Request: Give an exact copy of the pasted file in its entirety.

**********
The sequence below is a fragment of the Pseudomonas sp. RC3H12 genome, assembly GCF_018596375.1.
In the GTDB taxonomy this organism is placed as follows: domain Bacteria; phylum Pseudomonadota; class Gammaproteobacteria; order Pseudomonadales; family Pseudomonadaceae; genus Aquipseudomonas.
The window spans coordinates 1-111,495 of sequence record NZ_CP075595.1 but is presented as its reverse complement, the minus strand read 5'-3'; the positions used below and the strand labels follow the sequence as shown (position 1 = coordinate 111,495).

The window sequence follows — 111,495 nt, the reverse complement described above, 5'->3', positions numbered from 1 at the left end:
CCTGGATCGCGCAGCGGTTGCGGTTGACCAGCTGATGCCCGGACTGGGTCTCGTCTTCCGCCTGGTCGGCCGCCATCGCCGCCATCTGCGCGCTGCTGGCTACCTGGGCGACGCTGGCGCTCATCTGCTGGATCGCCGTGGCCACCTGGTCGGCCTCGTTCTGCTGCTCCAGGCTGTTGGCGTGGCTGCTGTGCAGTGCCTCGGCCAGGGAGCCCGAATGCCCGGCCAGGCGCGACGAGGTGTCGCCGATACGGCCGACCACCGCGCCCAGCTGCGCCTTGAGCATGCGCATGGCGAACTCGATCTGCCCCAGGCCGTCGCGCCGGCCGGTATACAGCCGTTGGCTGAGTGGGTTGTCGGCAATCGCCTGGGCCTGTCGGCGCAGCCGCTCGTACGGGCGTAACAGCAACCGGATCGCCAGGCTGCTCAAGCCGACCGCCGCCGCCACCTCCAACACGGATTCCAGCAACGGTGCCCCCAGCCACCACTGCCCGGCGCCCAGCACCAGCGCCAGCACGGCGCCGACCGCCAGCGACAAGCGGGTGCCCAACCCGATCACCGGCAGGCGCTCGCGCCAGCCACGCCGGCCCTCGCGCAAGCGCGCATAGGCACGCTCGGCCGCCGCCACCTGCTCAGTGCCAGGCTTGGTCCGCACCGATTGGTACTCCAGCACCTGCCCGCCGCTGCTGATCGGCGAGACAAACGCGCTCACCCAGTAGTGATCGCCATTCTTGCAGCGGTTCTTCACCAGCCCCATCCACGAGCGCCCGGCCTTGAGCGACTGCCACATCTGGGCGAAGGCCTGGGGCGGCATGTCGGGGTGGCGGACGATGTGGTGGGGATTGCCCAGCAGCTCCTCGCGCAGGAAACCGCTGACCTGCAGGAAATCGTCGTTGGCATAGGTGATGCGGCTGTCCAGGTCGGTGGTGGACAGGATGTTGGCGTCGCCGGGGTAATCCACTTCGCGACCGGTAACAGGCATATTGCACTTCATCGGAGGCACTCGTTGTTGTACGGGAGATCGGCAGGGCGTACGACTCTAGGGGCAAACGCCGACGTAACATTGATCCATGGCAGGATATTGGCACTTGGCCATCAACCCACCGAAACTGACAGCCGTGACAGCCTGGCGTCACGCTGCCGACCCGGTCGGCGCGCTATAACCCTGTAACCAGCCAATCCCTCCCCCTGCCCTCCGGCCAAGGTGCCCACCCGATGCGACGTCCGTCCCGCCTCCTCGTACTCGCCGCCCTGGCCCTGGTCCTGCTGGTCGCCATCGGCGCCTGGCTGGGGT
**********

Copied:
The sequence below is a fragment of the Pseudomonas sp. RC3H12 genome, assembly GCF_018596375.1.
In the GTDB taxonomy this organism is placed as follows: domain Bacteria; phylum Pseudomonadota; class Gammaproteobacteria; order Pseudomonadales; family Pseudomonadaceae; genus Aquipseudomonas.
The window spans coordinates 1-111,495 of sequence record NZ_CP075595.1 but is presented as its reverse complement, the minus strand read 5'-3'; the positions used below and the strand labels follow the sequence as shown (position 1 = coordinate 111,495).

The window sequence follows — 111,495 nt, the reverse complement described above, 5'->3', positions numbered from 1 at the left end:
CCTGGATCGCGCAGCGGTTGCGGTTGACCAGCTGATGCCCGGACTGGGTCTCGTCTTCCGCCTGGTCGGCCGCCATCGCCGCCATCTGCGCGCTGCTGGCTACCTGGGCGACGCTGGCGCTCATCTGCTGGATCGCCGTGGCCACCTGGTCGGCCTCGTTCTGCTGCTCCAGGCTGTTGGCGTGGCTGCTGTGCAGTGCCTCGGCCAGGGAGCCCGAATGCCCGGCCAGGCGCGACGAGGTGTCGCCGATACGGCCGACCACCGCGCCCAGCTGCGCCTTGAGCATGCGCATGGCGAACTCGATCTGCCCCAGGCCGTCGCGCCGGCCGGTATACAGCCGTTGGCTGAGTGGGTTGTCGGCAATCGCCTGGGCCTGTCGGCGCAGCCGCTCGTACGGGCGTAACAGCAACCGGATCGCCAGGCTGCTCAAGCCGACCGCCGCCGCCACCTCCAACACGGATTCCAGCAACGGTGCCCCCAGCCACCACTGCCCGGCGCCCAGCACCAGCGCCAGCACGGCGCCGACCGCCAGCGACAAGCGGGTGCCCAACCCGATCACCGGCAGGCGCTCGCGCCAGCCACGCCGGCCCTCGCGCAAGCGCGCATAGGCACGCTCGGCCGCCGCCACCTGCTCAGTGCCAGGCTTGGTCCGCACCGATTGGTACTCCAGCACCTGCCCGCCGCTGCTGATCGGCGAGACAAACGCGCTCACCCAGTAGTGATCGCCATTCTTGCAGCGGTTCTTCACCAGCCCCATCCACGAGCGCCCGGCCTTGAGCGACTGCCACATCTGGGCGAAGGCCTGGGGCGGCATGTCGGGGTGGCGGACGATGTGGTGGGGATTGCCCAGCAGCTCCTCGCGCAGGAAACCGCTGACCTGCAGGAAATCGTCGTTGGCATAGGTGATGCGGCTGTCCAGGTCGGTGGTGGACAGGATGTTGGCGTCGCCGGGGTAATCCACTTCGCGACCGGTAACAGGCATATTGCACTTCATCGGAGGCACTCGTTGTTGTACGGGAGATCGGCAGGGCGTACGACTCTAGGGGCAAACGCCGACGTAACATTGATCCATGGCAGGATATTGGCACTTGGCCATCAACCCACCGAAACTGACAGCCGTGACAGCCTGGCGTCACGCTGCCGACCCGGTCGGCGCGCTATAACCCTGTAACCAGCCAATCCCTCCCCCTGCCCTCCGGCCAAGGTGCCCACCCGATGCGACGTCCGTCCCGCCTCCTCGTACTCGCCGCCCTGGCCCTGGTCCTGCTGGTCGCCATCGGCGCCTGGCTGGGGT